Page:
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Lesson objectives - target language?

Discussion in 'Modern foreign languages' started by geegely, Apr 28, 2012.

  1. Morning all,

    I wonder if anybody can help me on the question of setting lesson objectives.

    Whilst having my children, I have been out of teaching MFL for a few years; in the past always set my lesson objectives in English. I don't want to look like a complete wally when going back into a languages classroom, setting them in English, when EVERYBODY knows they should be set in the target language.

    What do you do? Do you simplify them and deliver them in the target language (in my case French and German), or is it acceptable to deliver them in English? If you do use TL, do you have a key phrase you use?

    I'm sorry if this is glaringly obvious to everybody - I just don't want to make a mistake when i'm looking to get back into things.
     
  2. a_rooti

    a_rooti New commenter

    I always put them in English. To my mind they're about explaining what it is they are going to learn and how they will know if they have and if it's done in the TL I don't think it's useful. This, of course, is just my view.

    [​IMG]
     
  3. spsmith45

    spsmith45 New commenter

    I would say English is fine. Of course, you don't always have to do it! There's a lot of teaching by numbers these days, much of it excellent.
     
  4. Thanks everybody. I am reassured that objectives aren't now a complete no-no in English, but I'll judge as I go along.
     
  5. Only ever use the target language. You didn't learn English in a foreign language, did you? So why should you learn French or German in a foreign language, ie, English? - all you'll do is slow your students down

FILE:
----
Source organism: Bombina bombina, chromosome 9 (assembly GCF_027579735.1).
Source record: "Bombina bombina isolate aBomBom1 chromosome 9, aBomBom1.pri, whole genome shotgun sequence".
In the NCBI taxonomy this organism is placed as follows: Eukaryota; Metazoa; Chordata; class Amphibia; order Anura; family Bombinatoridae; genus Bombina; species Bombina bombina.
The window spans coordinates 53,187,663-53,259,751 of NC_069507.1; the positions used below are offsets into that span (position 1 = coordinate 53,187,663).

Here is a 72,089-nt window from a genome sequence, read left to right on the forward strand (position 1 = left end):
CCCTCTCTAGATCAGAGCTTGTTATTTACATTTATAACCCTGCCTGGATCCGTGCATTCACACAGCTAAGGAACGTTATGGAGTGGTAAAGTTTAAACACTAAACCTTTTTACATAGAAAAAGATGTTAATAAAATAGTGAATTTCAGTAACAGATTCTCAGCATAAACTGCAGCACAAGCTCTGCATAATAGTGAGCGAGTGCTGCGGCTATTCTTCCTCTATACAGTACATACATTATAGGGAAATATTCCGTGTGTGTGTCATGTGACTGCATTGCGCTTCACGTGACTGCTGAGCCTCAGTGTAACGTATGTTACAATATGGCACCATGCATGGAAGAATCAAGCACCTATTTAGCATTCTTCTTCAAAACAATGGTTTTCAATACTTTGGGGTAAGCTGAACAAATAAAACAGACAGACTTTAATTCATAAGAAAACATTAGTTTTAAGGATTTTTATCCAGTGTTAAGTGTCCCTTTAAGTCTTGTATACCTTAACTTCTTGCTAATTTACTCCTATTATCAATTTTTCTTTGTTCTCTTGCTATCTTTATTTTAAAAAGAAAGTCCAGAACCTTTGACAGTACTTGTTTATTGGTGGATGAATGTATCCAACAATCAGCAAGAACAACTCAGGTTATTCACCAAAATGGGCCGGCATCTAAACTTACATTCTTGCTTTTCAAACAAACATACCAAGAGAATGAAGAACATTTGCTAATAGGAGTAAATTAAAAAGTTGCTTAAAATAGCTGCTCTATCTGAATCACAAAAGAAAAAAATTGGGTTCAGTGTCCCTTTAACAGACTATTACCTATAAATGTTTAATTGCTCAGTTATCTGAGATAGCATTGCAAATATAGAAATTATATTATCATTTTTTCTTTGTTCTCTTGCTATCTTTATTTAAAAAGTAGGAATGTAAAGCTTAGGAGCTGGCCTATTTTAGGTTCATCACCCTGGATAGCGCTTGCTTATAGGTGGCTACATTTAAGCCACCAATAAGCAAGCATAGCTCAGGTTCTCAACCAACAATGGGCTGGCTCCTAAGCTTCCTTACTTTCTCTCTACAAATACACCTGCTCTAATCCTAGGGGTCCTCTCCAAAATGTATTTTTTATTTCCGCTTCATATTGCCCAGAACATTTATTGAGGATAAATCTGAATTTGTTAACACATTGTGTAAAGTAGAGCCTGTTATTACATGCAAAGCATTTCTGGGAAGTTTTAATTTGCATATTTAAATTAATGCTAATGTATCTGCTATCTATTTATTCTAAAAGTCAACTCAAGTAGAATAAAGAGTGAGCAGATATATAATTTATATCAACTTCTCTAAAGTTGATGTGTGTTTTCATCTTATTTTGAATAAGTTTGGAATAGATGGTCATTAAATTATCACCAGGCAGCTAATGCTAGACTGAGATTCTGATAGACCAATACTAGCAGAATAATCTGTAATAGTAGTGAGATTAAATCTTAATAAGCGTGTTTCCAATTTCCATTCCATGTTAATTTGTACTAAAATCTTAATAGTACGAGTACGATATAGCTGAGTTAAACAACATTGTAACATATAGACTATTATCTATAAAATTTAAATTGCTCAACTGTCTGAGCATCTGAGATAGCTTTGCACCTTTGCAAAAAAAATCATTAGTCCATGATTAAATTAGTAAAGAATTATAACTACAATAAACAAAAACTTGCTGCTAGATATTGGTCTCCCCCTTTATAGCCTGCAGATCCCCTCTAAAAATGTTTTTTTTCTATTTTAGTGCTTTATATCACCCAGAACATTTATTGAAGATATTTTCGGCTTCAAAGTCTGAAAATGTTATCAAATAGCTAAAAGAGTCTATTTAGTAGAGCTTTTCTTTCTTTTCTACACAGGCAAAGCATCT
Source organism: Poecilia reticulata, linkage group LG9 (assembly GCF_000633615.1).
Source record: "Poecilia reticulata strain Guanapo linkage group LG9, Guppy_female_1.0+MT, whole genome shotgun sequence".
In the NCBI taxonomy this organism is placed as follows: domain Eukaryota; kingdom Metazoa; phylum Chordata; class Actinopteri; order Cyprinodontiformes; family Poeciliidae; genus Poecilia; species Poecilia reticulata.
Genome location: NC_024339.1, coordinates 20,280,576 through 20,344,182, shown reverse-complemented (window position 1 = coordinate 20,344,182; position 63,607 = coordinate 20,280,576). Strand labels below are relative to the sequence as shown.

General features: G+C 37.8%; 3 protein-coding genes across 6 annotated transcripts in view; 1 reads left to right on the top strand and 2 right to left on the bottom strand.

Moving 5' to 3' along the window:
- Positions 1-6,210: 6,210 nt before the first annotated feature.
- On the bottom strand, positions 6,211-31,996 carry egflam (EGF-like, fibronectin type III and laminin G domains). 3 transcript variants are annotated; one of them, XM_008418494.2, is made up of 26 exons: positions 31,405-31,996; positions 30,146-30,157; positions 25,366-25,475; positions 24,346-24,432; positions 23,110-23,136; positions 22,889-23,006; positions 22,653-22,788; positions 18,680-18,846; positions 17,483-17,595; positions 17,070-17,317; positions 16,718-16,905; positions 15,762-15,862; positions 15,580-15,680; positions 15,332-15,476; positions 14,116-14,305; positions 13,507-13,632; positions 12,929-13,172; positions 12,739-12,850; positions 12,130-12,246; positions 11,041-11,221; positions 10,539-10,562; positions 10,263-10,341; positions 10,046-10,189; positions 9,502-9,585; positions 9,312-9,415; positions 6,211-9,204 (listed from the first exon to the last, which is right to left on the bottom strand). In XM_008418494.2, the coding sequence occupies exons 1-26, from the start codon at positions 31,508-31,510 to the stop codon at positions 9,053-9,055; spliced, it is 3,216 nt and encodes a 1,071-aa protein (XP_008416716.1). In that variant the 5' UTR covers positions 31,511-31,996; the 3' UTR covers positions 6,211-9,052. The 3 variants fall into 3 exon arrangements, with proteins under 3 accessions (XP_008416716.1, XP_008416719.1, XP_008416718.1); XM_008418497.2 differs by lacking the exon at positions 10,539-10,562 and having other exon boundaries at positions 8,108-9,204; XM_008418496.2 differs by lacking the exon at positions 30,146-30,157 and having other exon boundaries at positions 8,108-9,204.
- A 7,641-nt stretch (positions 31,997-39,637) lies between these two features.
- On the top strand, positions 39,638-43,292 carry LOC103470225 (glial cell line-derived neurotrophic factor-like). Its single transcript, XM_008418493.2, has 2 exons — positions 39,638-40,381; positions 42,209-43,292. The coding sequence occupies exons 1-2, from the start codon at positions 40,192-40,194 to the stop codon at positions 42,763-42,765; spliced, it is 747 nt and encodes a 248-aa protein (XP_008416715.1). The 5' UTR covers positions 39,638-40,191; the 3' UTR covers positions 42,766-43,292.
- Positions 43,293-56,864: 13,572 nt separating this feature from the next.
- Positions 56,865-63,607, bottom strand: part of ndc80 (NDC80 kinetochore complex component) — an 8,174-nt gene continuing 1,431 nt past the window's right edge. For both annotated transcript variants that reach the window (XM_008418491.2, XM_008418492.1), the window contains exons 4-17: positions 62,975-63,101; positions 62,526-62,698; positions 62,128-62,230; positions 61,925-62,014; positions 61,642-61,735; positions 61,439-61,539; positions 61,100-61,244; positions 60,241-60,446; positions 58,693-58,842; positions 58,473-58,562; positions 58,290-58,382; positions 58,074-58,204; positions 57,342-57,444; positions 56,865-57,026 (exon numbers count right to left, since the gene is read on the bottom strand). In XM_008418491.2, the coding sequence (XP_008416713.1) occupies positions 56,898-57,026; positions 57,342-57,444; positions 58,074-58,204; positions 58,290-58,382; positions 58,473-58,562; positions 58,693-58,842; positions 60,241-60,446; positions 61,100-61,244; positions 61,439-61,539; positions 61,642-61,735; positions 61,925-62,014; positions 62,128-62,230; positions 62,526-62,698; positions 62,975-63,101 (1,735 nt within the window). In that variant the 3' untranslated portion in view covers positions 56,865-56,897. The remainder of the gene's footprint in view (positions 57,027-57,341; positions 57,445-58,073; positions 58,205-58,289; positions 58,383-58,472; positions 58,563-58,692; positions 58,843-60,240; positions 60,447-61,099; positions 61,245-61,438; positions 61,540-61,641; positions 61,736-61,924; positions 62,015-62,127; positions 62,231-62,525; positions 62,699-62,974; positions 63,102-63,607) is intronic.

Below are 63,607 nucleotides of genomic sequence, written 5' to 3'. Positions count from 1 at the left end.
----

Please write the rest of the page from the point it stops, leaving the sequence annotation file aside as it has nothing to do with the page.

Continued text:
6. noemie

    noemie Occasional commenter

    I'm fluent in four languages. Only my native language (French) was presented to me in said native language. All other languages I learned from the age of 11, through the medium of French with some routine phrases said in Italian (German and English teachers didn't bother with target language). As a result I knew very early on how to say "don't swing on your chair" and "can I go to the toilet" in Italian. I can't say it has sped up my acquisition of the Italian language compared to the other languages, but it certainly made the lesson more exciting and more authentic. Even so, our teacher still explained the grammar etc in French.
    I disagree with 100% target language with all classes. It's not realistic and pupils will resent it. I sometimes do it as a challenge for a lesson, and pupils like that, because they know they have to get to the end of the lesson without hearing a word of English and it becomes a game. They would quickly hate it if it was constant, and my teaching (and their progress) would be poorer.
    I went as far once as spending time with an Arabic teacher when doing a placement in a school with a large EAL pupil population, to see if there was any grammar features in Arabic that overlapped with the MFL I was trying to teach (there are, btw). I think making links and connections with the pupils' original language helps them acquire language more quickly and efficiently.
     

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